Noam Shuster is a comedian whom many Israelis find hard to digest. She grew up in the binational community of Neve Shalom, speaks Arabic and Hebrew as her mother tongues, and as opposed to many other comedians, she has never hesitated to express her political opinions - which many would catalogue as far left - loud and clear.
These traits, which have made her a familiar figure among certain audiences in Israel, also brought her to Harvard University. In 2019, she went to the Harvard Divinity School for a fellowship under the Religion, Conflict, and Peace Initiative, where she was supposed to develop her one-woman show, and then to break out in a series of performances at nightclubs in major U.S. cities. Thus begins the short film about her, “Reckoning with Laughter,” which is being aired on Al-Jazeera.
But like every story that began in 2020, the anticipation and excitement that were supposed to accompany Schuster’s breakout were replaced by the reality of the coronavirus. When the pandemic erupted she realized that the logical thing to do was to return home.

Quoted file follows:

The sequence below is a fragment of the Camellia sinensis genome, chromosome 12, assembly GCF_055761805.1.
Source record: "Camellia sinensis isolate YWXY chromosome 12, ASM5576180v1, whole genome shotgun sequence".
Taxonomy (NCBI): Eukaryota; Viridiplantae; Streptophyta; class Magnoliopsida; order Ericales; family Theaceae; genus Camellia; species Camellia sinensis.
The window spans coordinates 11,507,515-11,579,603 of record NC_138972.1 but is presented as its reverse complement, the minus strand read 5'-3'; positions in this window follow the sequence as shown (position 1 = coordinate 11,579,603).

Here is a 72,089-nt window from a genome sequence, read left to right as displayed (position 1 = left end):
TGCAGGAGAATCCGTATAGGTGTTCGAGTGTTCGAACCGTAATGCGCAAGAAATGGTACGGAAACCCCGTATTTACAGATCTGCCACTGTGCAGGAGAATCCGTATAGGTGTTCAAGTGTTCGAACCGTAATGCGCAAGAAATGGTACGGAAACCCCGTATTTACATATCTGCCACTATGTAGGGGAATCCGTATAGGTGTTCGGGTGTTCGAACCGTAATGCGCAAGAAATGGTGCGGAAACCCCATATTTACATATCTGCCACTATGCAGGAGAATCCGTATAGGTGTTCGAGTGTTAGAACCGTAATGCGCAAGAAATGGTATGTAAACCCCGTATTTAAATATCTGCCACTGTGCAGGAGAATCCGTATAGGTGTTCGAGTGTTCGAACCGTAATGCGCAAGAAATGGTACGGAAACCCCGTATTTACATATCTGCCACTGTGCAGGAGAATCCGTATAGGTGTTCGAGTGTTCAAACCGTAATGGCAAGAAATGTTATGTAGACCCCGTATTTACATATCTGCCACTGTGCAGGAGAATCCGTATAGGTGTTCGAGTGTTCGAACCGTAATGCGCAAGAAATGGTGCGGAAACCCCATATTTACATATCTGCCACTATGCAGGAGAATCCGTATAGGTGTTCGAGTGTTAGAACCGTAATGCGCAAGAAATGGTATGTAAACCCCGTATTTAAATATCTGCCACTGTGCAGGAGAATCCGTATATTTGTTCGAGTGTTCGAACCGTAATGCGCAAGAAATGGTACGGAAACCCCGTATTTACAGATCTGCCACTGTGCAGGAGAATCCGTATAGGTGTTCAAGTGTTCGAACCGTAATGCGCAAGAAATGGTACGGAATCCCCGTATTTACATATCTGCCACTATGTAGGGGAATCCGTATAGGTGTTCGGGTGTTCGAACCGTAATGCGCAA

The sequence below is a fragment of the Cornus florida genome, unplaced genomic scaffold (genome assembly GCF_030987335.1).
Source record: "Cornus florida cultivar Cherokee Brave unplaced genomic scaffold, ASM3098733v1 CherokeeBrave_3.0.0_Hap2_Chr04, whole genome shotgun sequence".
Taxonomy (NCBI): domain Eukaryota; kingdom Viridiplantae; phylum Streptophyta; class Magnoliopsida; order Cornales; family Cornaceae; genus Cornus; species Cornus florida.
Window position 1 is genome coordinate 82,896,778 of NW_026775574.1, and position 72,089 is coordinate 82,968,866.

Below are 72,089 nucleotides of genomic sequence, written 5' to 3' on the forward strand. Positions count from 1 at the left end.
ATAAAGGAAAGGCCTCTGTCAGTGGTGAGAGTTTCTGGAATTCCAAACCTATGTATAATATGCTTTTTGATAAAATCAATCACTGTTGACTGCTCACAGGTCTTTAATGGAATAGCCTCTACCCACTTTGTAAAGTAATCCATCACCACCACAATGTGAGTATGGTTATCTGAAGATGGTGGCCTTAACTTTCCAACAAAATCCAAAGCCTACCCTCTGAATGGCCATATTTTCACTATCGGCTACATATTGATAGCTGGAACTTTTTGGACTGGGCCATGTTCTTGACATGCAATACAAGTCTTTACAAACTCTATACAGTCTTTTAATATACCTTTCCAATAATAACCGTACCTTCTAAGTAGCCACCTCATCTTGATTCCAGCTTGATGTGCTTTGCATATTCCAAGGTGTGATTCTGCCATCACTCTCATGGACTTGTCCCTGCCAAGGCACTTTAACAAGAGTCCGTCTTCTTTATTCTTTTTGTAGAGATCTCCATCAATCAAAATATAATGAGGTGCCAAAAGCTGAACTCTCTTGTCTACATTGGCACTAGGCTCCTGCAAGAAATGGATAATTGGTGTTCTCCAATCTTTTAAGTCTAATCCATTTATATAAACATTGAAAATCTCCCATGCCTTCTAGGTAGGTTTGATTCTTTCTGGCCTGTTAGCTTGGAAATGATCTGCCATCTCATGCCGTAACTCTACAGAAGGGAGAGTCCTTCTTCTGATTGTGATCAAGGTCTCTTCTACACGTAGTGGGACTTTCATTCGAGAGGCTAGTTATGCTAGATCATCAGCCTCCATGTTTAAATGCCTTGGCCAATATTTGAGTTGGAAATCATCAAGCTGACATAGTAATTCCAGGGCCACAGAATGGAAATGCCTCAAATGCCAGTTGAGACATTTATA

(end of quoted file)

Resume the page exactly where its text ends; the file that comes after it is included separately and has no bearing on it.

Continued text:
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Her story becomes even more dramatic: She contracts the virus, is hospitalized and then sent to a Jerusalem coronavirus hostel. There she understands that it will take a long time before she can fulfill her utopian End of Days vision, but she returns to reality with even stronger convictions.
The film about Shuster is 25 minutes long, and a significant part of its importance lies in the fact that it was produced by the Qatari broadcasting network. The plan is to turn it into a full length TV series or feature film entitled 'Coexistence, My Ass!'. Shuster is essentially a political animal, and what goes down easily at first when packaged in humor ends up as a harsh message hurled in your face. It’s hard to argue with her messages, and in any case it’s interesting to hear them.